Veteran rapper and self-styled P.I.M.P., Snoop Dogg, has teamed up with hipster magazine Vice to document his transition from weed-smoking hip-hop artist, to weed-smoking Reggae artist, to produce a companion piece to his upcoming record. Directed by Vice editor, Andy Capper, Reincarnated follows Snoop as he leaves his LA roots behind and travels to Jamaica to immerse himself in Rastafarian culture, changing his name to Snoop Lion in the process. However, it becomes clear very quickly that Snoop's interpretation of Rastafarian culture is sticking on Bob Marley's greatest hits and smoking lots and lots of drugs. In fact, the first hour of this tediously self-infatuated documentary consists almost exclusively of American millionaires swaggering around Jamaica smoking an astonishing amount of weed and saying "yeah, mun" every five seconds with all the authenticity and respect for their surroundings of an obnoxious public schoolboy on his gap year.
The middle section of the film then veers into a retrospective of the 41-year-old rapper's career, through his impoverished upbringing in Long Island, to the gang wars of the 1990's and his involvement with the Nation of Islam. This is also the section in which Snoop, real name Calvin Broadus, takes the opportunity to back-peddle over his life as a pimp, claiming that he now understands that is was disrespectful to his wife and daughters, and that it is out of step with his newly-adopted Rastafarian believes. He seems less apologetic about the fact that he made millions of dollars out of glamourising the profession.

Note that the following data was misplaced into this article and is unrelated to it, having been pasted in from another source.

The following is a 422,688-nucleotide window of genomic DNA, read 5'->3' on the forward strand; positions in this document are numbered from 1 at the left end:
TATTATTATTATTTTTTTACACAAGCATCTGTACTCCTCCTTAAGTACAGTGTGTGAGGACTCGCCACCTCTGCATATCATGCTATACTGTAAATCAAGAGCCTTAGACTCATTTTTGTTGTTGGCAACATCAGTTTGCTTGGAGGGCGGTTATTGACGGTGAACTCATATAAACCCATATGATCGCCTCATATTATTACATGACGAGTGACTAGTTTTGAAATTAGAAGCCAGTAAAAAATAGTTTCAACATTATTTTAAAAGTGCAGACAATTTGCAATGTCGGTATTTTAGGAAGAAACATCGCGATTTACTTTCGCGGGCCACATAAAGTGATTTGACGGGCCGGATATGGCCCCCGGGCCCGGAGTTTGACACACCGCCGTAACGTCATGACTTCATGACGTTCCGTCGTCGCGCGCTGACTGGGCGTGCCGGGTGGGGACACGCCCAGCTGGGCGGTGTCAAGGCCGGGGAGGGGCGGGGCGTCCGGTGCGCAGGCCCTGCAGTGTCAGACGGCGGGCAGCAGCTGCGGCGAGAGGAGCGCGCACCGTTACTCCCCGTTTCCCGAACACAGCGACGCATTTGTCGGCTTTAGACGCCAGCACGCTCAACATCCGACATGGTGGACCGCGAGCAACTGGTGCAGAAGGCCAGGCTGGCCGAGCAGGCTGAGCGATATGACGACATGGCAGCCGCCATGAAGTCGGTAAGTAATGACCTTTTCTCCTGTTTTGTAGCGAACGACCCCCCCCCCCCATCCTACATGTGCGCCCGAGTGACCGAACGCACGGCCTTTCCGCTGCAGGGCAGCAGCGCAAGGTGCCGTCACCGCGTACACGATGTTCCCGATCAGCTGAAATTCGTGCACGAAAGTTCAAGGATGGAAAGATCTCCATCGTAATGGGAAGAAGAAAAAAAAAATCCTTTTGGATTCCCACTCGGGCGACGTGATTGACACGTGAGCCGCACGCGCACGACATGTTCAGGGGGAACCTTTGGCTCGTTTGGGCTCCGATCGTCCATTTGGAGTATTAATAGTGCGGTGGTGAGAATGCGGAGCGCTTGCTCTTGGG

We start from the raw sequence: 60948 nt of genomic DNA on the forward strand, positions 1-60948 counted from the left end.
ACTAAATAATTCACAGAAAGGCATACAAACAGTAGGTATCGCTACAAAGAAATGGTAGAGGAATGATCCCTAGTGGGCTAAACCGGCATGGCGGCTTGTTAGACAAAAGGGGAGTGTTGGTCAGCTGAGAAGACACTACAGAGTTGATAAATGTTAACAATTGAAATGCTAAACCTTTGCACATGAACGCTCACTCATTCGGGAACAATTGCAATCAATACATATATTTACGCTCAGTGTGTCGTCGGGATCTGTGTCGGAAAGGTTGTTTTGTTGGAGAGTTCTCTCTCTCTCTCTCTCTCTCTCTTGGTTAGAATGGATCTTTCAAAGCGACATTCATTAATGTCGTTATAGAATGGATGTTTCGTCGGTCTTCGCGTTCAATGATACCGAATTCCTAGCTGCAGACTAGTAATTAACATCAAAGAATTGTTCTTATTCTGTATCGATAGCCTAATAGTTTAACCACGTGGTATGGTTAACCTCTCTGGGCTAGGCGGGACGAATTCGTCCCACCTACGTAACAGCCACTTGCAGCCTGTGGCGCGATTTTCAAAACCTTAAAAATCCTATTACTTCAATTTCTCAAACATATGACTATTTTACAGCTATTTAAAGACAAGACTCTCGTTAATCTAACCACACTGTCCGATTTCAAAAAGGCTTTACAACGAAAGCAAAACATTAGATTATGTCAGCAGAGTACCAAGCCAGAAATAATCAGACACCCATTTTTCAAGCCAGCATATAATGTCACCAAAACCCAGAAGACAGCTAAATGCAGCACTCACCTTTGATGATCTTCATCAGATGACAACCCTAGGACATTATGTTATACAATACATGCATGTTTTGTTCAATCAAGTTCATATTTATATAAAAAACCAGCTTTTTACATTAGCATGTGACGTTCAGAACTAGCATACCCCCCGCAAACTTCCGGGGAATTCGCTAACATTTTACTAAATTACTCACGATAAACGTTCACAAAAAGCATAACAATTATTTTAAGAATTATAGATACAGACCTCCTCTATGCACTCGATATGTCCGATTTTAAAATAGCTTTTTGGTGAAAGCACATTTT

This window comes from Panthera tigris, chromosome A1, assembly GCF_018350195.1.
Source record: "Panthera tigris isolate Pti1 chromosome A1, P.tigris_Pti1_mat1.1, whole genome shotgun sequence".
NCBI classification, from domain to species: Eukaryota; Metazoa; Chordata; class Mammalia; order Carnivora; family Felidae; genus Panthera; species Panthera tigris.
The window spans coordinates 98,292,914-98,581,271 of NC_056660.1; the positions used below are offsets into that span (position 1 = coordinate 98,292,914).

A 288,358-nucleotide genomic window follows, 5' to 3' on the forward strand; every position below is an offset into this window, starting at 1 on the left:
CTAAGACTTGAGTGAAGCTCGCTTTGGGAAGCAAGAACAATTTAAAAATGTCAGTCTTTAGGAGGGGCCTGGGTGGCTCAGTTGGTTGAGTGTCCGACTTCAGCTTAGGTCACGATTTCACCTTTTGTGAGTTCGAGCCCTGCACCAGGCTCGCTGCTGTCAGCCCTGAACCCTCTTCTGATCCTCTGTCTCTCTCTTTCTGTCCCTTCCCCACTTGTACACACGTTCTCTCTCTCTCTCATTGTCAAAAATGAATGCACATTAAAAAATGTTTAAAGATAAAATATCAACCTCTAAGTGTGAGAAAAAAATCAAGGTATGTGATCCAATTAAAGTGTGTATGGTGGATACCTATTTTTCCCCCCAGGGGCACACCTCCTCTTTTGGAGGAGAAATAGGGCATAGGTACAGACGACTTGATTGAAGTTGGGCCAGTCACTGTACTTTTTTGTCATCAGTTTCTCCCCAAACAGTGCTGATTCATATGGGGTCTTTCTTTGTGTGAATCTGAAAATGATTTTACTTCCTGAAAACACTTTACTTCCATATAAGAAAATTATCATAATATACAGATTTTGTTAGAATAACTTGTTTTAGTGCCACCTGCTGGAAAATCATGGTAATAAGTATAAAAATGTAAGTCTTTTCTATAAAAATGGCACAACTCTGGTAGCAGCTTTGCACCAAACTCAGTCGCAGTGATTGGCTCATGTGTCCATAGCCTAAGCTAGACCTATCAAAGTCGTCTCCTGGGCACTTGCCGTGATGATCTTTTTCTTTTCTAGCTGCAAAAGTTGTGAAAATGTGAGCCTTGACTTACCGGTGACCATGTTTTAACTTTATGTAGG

Much of the footage takes place in the studio, where Snoop is working with US producer Diplo on his new reggae record, with the help of some of the island's biggest artists. Most of these musicians seem more than happy to comply, with only Bunny Wailer raising concerns about Snoop's commitment to the Rastafari movement. However, Bunny is eventually convinced that Snoop's intentions are good and helps out with the record. He has subsequently threatened Snoop with a lawsuit, accusing Snoop of adopting his Snoop Lion persona to sell records and "fraudulently using the Rastafari Community's personalities and symbolism".
There are some interesting moments in Reincarnated, most notably seeing the outrage of the poverty-stricken population of Tivoli Gardens at the extradition of local drug lord, Christopher 'Dudus' Coke. A documentary about this would have been far more interesting, but it is quickly skimmed over and attention soon returned to the film's protagonist. Structurally, the film doesn't work and although it is smoothly edited, it is overlong and unfocussed. Fans of the rapper may find enough to enjoy, but it is neither an entertaining journey, nor an interesting travelogue and could easily have worked just as well on Snoop's official YouTube page.
Reincarnated is essentially nothing but a vanity project. Snoop makes the clumsy transition into Rastafarian culture with both good intentions and a staggering lack of self-awareness, and ultimately comes across as a fraud.